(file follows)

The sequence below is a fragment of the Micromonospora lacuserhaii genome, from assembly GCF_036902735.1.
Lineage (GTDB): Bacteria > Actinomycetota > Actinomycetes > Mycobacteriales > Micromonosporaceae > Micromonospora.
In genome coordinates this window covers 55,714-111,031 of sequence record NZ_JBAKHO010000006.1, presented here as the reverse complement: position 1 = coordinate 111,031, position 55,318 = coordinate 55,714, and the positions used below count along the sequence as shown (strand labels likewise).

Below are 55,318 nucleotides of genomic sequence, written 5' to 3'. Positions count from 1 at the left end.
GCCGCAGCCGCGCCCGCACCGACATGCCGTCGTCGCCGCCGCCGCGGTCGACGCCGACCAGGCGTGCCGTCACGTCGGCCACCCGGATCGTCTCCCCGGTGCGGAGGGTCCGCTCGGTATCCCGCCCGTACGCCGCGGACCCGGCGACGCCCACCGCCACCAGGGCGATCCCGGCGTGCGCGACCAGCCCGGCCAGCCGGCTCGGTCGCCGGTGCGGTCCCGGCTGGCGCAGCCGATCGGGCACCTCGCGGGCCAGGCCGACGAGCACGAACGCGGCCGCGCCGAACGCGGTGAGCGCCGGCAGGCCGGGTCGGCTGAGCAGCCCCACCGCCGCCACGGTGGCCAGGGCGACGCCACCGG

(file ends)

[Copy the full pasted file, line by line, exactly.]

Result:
The sequence below is a fragment of the Micromonospora lacuserhaii genome, from assembly GCF_036902735.1.
Lineage (GTDB): Bacteria > Actinomycetota > Actinomycetes > Mycobacteriales > Micromonosporaceae > Micromonospora.
In genome coordinates this window covers 55,714-111,031 of sequence record NZ_JBAKHO010000006.1, presented here as the reverse complement: position 1 = coordinate 111,031, position 55,318 = coordinate 55,714, and the positions used below count along the sequence as shown (strand labels likewise).

Below are 55,318 nucleotides of genomic sequence, written 5' to 3'. Positions count from 1 at the left end.
GCCGCAGCCGCGCCCGCACCGACATGCCGTCGTCGCCGCCGCCGCGGTCGACGCCGACCAGGCGTGCCGTCACGTCGGCCACCCGGATCGTCTCCCCGGTGCGGAGGGTCCGCTCGGTATCCCGCCCGTACGCCGCGGACCCGGCGACGCCCACCGCCACCAGGGCGATCCCGGCGTGCGCGACCAGCCCGGCCAGCCGGCTCGGTCGCCGGTGCGGTCCCGGCTGGCGCAGCCGATCGGGCACCTCGCGGGCCAGGCCGACGAGCACGAACGCGGCCGCGCCGAACGCGGTGAGCGCCGGCAGGCCGGGTCGGCTGAGCAGCCCCACCGCCGCCACGGTGGCCAGGGCGACGCCACCGG